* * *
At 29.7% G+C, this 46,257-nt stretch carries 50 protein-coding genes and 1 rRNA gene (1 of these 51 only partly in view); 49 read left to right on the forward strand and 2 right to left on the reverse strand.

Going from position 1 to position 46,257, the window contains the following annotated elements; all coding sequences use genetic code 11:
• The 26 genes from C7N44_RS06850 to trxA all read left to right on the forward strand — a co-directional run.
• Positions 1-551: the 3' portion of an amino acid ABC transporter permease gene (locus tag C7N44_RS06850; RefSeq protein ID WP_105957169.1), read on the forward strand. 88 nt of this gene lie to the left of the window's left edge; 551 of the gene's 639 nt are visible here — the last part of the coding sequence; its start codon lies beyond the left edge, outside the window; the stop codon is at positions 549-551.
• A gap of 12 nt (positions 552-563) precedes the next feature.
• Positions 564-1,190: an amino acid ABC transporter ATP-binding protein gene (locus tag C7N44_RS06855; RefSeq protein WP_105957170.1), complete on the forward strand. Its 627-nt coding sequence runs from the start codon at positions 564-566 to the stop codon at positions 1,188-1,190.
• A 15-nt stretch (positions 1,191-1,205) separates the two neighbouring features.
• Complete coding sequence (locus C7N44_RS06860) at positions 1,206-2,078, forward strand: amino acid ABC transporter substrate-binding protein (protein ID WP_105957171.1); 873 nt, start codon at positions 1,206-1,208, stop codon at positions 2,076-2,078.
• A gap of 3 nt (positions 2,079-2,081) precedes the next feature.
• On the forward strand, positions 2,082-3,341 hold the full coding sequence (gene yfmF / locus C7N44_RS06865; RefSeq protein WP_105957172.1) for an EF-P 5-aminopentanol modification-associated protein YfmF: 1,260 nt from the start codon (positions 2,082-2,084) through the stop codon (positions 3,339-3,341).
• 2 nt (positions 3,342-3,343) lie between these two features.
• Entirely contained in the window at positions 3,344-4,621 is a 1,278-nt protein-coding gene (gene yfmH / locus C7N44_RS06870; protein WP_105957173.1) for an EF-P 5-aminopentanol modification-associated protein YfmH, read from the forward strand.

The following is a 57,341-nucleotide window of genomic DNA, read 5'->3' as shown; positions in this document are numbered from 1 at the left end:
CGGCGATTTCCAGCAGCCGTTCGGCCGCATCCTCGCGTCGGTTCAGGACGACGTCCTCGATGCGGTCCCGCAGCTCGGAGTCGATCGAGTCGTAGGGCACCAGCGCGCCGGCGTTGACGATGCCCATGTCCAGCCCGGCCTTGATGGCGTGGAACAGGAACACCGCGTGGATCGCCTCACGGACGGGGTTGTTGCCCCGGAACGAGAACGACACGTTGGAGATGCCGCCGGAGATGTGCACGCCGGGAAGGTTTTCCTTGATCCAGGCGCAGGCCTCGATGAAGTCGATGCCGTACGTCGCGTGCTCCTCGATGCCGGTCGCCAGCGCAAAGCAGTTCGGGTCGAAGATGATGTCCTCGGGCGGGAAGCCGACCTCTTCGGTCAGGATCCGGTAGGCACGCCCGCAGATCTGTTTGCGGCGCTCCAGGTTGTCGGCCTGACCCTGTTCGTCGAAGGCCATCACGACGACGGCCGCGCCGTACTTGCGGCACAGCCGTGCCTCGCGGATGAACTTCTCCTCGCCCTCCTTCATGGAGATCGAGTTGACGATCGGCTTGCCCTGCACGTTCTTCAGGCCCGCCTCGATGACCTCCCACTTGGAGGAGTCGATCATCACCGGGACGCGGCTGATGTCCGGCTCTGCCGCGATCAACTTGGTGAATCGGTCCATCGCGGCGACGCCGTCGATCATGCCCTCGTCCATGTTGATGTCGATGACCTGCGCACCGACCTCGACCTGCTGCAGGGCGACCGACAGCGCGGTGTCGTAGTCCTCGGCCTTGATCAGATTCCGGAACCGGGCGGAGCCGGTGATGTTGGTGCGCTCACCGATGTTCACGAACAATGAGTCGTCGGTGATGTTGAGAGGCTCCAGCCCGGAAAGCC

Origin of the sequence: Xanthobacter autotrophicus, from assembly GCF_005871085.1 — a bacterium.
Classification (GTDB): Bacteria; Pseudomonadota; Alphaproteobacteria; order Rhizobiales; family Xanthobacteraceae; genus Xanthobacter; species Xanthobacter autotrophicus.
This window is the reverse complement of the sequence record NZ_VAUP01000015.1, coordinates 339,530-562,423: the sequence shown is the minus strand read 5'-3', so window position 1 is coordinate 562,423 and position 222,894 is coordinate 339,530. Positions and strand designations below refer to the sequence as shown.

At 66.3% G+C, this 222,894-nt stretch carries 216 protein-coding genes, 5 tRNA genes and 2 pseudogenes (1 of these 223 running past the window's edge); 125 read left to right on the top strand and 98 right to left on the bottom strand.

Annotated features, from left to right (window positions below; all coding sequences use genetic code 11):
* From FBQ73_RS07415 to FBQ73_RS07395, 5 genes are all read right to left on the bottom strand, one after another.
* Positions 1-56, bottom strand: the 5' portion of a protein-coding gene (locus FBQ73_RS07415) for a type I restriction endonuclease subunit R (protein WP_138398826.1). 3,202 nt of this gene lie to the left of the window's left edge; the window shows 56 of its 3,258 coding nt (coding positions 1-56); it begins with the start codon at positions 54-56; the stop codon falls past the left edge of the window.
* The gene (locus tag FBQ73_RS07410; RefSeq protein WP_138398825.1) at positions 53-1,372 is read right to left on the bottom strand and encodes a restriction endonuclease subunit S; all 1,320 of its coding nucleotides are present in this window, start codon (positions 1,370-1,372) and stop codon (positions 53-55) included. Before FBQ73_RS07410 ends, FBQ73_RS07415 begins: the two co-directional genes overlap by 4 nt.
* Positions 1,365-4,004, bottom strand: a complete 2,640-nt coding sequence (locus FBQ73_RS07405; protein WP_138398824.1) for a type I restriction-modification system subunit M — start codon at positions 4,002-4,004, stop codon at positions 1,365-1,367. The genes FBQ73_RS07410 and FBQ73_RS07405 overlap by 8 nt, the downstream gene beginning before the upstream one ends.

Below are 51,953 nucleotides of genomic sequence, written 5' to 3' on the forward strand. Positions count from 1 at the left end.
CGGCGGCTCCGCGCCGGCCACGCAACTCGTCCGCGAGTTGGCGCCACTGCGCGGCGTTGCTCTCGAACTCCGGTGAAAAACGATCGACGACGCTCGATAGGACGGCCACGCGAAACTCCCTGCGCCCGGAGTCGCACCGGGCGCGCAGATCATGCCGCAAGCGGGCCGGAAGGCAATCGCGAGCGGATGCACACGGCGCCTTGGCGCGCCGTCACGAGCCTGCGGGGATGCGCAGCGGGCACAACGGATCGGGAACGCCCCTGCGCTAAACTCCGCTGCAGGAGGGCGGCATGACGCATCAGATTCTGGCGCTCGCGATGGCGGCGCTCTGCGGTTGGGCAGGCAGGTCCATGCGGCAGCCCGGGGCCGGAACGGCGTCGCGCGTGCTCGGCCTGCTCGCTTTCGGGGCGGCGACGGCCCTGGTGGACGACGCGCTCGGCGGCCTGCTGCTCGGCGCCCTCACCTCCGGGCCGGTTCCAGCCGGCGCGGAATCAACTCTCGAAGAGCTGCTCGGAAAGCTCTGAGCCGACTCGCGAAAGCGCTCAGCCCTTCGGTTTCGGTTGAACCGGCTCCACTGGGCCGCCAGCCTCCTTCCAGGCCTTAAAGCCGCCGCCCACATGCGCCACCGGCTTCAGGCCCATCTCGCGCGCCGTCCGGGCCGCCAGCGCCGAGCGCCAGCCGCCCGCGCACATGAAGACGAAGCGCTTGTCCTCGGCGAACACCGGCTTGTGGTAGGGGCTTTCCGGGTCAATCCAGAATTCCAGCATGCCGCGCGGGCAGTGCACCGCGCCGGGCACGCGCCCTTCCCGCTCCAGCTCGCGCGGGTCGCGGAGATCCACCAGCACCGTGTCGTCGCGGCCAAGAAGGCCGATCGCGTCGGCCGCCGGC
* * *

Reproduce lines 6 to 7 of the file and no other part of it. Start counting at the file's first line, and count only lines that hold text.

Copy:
• Positions 564-1,190: an amino acid ABC transporter ATP-binding protein gene (locus tag C7N44_RS06855; RefSeq protein WP_105957170.1), complete on the forward strand. Its 627-nt coding sequence runs from the start codon at positions 564-566 to the stop codon at positions 1,188-1,190.
• A 15-nt stretch (positions 1,191-1,205) separates the two neighbouring features.